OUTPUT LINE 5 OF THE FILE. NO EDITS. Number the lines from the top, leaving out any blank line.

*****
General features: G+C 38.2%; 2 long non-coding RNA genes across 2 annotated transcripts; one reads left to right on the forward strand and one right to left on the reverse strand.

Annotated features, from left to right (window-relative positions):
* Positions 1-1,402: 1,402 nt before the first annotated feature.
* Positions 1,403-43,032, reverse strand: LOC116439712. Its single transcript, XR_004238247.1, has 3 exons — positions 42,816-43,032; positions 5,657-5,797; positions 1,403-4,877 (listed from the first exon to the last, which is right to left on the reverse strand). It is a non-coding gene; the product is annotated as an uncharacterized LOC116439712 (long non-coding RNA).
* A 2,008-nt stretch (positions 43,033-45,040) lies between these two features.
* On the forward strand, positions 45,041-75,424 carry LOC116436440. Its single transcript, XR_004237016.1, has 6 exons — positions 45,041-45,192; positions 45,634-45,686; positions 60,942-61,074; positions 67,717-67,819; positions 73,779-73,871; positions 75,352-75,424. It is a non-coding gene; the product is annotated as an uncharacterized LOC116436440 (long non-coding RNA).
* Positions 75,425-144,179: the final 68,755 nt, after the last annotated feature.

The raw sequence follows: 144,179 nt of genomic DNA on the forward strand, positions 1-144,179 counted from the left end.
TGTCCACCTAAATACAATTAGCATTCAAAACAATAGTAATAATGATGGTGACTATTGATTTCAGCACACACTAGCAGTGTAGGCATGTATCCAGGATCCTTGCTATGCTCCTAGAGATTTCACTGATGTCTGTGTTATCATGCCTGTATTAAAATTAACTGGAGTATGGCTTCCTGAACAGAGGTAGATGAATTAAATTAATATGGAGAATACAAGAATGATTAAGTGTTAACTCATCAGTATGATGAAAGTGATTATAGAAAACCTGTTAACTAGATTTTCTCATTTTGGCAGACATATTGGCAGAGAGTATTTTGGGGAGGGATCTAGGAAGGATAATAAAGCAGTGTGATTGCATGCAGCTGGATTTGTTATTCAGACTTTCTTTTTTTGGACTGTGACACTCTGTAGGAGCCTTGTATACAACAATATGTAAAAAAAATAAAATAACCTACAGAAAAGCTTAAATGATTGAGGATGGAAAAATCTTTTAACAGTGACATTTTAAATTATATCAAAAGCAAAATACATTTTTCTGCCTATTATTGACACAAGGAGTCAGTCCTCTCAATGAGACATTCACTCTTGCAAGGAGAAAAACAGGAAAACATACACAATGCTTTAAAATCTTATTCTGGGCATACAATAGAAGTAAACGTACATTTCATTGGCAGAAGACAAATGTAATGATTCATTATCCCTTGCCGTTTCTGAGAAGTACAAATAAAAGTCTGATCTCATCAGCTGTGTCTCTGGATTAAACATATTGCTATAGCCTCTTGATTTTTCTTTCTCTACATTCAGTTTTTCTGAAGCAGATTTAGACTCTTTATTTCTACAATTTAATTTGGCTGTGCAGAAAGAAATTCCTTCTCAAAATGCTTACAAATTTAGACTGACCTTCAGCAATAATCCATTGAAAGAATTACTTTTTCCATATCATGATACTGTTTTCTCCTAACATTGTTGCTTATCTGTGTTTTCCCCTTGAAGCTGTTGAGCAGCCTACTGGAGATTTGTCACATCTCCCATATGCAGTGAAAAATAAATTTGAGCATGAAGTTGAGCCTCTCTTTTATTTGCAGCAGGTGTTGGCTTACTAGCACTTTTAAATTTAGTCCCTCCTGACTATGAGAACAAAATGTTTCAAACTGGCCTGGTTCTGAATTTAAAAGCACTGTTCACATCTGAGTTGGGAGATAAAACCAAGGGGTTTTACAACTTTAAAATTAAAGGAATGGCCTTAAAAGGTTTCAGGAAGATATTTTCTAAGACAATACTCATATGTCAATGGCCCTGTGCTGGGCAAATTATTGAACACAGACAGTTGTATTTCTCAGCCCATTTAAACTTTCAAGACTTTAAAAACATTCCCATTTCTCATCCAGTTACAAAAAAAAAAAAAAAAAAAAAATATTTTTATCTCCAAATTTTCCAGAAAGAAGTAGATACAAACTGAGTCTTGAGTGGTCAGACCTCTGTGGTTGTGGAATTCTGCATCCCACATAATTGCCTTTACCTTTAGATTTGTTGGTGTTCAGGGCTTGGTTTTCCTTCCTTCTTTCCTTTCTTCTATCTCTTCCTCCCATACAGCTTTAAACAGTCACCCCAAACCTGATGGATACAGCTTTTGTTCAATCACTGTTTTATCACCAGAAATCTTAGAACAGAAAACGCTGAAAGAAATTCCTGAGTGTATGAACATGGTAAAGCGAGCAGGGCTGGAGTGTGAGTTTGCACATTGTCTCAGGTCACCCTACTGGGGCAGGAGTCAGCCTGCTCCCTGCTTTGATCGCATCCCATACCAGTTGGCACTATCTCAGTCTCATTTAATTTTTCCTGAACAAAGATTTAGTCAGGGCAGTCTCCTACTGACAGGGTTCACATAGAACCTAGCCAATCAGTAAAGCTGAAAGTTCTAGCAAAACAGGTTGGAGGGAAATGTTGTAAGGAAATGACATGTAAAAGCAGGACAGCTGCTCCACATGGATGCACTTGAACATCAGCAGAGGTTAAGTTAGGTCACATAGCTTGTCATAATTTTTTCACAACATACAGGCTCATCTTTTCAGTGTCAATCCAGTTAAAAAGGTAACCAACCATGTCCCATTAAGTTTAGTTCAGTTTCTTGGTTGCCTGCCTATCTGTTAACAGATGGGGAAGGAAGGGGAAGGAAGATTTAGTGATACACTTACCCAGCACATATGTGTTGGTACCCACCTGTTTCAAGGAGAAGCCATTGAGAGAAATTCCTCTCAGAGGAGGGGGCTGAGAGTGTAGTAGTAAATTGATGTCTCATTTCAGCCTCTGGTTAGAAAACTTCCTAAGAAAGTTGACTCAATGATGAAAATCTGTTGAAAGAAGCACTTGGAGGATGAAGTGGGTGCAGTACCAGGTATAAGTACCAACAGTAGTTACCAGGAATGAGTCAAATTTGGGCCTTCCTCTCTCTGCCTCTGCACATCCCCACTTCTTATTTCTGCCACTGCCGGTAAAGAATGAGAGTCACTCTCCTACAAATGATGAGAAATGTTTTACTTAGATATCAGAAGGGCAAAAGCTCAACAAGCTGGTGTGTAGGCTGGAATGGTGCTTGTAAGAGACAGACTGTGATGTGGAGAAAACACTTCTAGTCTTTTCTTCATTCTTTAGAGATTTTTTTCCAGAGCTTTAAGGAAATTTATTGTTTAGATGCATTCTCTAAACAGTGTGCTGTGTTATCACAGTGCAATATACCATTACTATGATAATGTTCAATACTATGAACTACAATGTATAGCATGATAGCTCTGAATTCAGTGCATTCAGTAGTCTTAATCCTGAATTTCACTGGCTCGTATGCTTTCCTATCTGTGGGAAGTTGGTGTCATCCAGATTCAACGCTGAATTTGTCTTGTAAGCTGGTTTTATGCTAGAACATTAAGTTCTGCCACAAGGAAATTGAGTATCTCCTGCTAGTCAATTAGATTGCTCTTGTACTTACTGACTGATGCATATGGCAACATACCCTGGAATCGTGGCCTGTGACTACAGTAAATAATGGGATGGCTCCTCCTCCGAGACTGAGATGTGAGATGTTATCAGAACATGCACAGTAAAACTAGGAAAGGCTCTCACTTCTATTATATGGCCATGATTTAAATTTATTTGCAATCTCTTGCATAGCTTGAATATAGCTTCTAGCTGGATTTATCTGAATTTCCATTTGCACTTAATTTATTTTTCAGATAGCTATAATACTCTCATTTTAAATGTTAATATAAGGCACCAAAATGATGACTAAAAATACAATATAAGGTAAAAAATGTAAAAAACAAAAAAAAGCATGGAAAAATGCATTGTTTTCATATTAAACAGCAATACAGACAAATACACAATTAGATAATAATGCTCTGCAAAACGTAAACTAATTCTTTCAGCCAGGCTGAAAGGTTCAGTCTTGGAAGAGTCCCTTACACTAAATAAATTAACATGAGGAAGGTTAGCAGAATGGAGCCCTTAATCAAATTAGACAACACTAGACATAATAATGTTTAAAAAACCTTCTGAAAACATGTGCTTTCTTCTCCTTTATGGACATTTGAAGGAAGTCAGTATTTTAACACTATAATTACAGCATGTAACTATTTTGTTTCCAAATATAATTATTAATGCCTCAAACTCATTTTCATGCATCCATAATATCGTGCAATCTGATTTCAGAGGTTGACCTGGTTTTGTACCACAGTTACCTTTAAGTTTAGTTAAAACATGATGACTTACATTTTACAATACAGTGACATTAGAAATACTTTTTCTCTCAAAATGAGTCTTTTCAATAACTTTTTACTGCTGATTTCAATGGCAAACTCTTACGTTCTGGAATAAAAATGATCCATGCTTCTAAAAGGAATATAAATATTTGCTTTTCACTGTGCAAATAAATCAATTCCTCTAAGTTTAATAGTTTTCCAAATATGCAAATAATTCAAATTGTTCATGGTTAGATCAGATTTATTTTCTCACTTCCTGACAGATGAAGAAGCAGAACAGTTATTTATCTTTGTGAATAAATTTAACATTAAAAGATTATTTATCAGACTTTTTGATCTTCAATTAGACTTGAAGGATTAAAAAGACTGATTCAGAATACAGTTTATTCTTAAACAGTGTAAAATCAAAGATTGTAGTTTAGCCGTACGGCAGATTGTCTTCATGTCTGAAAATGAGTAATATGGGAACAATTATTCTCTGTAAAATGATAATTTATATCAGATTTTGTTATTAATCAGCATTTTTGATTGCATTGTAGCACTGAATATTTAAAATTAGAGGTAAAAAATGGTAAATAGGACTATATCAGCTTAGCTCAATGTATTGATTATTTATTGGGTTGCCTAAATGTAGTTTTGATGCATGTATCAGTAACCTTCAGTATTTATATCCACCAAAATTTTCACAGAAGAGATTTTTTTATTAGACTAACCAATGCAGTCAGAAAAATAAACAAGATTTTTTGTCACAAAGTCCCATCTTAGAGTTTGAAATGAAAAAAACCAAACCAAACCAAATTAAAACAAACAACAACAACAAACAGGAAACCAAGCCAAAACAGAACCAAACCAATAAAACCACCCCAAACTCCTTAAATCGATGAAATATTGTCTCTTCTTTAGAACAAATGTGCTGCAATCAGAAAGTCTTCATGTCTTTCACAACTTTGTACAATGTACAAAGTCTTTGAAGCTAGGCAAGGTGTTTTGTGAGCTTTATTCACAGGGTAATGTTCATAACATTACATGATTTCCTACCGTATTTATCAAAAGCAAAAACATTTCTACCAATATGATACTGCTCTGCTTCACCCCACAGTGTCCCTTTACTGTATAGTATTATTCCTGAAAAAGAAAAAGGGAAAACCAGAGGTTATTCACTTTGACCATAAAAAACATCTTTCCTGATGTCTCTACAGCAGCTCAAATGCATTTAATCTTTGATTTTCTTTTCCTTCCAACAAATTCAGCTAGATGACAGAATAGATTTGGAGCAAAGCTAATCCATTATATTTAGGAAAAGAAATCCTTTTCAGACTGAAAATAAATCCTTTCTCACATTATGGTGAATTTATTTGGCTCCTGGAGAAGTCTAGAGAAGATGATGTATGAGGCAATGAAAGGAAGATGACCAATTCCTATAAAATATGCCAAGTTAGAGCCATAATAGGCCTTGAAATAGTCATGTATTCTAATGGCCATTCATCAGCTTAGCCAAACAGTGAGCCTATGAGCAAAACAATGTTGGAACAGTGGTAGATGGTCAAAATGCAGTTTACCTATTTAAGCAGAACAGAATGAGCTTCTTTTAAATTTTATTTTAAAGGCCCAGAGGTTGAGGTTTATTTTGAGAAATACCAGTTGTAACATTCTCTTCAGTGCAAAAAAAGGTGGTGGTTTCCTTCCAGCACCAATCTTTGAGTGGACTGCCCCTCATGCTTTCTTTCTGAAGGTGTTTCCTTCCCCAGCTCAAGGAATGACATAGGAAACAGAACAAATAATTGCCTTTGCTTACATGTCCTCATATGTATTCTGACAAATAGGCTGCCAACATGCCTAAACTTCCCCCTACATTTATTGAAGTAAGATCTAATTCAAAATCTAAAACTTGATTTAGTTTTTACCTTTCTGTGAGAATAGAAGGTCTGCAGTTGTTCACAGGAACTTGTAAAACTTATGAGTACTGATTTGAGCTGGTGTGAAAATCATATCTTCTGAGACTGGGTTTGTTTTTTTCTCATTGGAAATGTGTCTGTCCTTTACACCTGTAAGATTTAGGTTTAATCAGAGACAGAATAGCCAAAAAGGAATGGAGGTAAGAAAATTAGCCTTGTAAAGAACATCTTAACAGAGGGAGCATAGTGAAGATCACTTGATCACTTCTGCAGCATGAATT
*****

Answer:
* A 2,008-nt stretch (positions 43,033-45,040) lies between these two features.